Love it! Thank you.

To answer one of your questions, "Have you ever had a project that delivered the specs on time, on budget not be valued?" Most definitely. They got exactly what they asked for ... but not what they needed. Why? because the market changed or some early assumptions didn't pan out. At the market's rate of change, this is almost bound to happen.

That said, I agree the triple constraints are core. And I agree that all other "constraints" are derivatives of those three.

I think the root issue is with how we define "scope". I advocate that "scope" be defined as "Business results" rather than "Requirements specifications." It's the difference between outcomes and outputs. Similar and related, but can be a world of difference.

What is value then? Value is simply "bang for the buck," the "business outcomes" generated for "inputs of time/money", or the "return" on your "investment." At the end of the day, Value is how well you optimize the triple constraints ... in the eyes of the CUSTOMER, not the CONTRACT. Hence the Sydney Opera house was "worth it" even though it took more time/money than estimated.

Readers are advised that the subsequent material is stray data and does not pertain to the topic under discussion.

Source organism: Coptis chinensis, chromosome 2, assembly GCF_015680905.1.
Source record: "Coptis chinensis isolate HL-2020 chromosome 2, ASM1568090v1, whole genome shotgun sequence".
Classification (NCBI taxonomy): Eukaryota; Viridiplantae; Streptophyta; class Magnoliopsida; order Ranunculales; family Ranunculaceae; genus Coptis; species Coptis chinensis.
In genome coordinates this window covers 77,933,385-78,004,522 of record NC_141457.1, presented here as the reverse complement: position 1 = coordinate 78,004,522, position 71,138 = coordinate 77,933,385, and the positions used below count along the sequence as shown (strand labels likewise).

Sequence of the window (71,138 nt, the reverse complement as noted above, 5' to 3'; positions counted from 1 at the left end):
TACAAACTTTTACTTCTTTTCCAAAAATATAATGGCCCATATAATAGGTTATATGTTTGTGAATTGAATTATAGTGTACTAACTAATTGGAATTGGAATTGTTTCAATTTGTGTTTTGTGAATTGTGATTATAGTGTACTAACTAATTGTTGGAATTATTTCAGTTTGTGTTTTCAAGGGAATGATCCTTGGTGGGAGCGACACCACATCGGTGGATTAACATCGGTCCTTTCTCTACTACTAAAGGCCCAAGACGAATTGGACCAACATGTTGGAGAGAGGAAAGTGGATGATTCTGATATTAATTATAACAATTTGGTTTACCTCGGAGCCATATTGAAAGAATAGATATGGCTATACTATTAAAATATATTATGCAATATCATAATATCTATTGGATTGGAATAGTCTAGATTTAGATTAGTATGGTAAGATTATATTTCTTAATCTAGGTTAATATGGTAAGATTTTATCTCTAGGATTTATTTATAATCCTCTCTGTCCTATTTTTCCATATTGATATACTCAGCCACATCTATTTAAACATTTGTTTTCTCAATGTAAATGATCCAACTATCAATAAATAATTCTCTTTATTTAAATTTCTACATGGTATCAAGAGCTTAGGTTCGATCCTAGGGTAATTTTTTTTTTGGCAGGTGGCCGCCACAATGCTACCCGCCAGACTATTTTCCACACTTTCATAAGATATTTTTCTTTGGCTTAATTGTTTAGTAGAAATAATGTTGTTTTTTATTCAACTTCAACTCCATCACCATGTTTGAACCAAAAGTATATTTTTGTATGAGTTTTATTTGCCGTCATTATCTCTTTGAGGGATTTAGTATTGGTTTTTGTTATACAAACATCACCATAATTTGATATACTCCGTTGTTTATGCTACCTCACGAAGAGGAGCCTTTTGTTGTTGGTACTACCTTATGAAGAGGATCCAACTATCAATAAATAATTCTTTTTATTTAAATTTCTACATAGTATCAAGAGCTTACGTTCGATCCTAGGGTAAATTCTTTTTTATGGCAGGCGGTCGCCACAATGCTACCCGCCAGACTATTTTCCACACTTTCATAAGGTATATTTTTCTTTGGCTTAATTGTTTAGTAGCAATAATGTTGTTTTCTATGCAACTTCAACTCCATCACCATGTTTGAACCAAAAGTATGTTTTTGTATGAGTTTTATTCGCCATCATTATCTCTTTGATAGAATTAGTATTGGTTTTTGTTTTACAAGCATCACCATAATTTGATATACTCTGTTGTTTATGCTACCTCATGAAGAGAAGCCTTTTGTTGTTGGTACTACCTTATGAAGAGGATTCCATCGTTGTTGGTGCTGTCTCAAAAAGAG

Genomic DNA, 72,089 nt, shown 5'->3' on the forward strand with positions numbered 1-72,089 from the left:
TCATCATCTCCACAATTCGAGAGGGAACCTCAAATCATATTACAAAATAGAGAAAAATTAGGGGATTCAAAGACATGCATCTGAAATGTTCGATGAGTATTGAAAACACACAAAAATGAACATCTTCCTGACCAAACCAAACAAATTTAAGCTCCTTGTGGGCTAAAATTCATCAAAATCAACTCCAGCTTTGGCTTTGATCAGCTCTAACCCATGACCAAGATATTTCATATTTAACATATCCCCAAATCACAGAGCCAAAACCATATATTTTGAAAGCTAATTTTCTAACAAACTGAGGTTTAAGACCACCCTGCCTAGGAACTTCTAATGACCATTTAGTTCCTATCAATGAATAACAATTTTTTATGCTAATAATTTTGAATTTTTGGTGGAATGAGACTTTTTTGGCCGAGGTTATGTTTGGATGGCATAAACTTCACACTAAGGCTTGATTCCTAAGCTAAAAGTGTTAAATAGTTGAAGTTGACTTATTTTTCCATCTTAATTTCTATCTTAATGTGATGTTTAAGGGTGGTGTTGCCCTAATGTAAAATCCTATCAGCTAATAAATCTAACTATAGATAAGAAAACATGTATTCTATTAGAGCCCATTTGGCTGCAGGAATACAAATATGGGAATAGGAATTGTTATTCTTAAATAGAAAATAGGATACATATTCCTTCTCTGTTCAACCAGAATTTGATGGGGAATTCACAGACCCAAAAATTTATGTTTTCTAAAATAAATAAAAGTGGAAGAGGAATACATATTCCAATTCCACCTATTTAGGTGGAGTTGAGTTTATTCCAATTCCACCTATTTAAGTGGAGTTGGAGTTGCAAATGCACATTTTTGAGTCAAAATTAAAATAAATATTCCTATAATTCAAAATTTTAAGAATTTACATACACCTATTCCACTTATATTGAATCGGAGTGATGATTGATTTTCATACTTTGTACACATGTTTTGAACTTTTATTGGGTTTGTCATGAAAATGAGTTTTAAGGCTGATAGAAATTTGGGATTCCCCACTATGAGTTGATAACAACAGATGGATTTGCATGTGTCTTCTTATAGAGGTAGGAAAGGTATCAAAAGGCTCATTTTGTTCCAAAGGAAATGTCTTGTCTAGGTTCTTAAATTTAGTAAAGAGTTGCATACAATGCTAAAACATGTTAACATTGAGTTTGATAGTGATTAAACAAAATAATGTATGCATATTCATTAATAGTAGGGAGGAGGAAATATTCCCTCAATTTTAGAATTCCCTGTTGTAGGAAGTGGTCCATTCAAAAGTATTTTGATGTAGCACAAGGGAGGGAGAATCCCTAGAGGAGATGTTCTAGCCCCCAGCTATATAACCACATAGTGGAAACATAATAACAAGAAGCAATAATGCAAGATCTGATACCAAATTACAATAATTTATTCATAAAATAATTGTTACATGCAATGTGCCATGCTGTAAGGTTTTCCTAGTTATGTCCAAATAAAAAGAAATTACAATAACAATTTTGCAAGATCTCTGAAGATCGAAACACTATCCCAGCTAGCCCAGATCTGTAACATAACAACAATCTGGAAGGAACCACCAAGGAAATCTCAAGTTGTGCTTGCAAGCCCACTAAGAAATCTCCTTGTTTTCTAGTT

I have managed many PM's over the years. Their goal is NOT to deliver ancient specs to an arbitrary date and budget. (That creates the beatings mentioned above.) Their job is to translate the talent of the team into giving the CUSTOMER the best value possible by optimizing the balance of outcomes (scope) for the investment (time + cost). And those are ultimately measured at the END of the project. We should still compare our performance to our baseline so WE can learn. And it is helpful over time across a portfolio of projects. But that delta doesn't mean squat to the customers of each individual project.

So I agree. Triple constraints are solid and sufficient.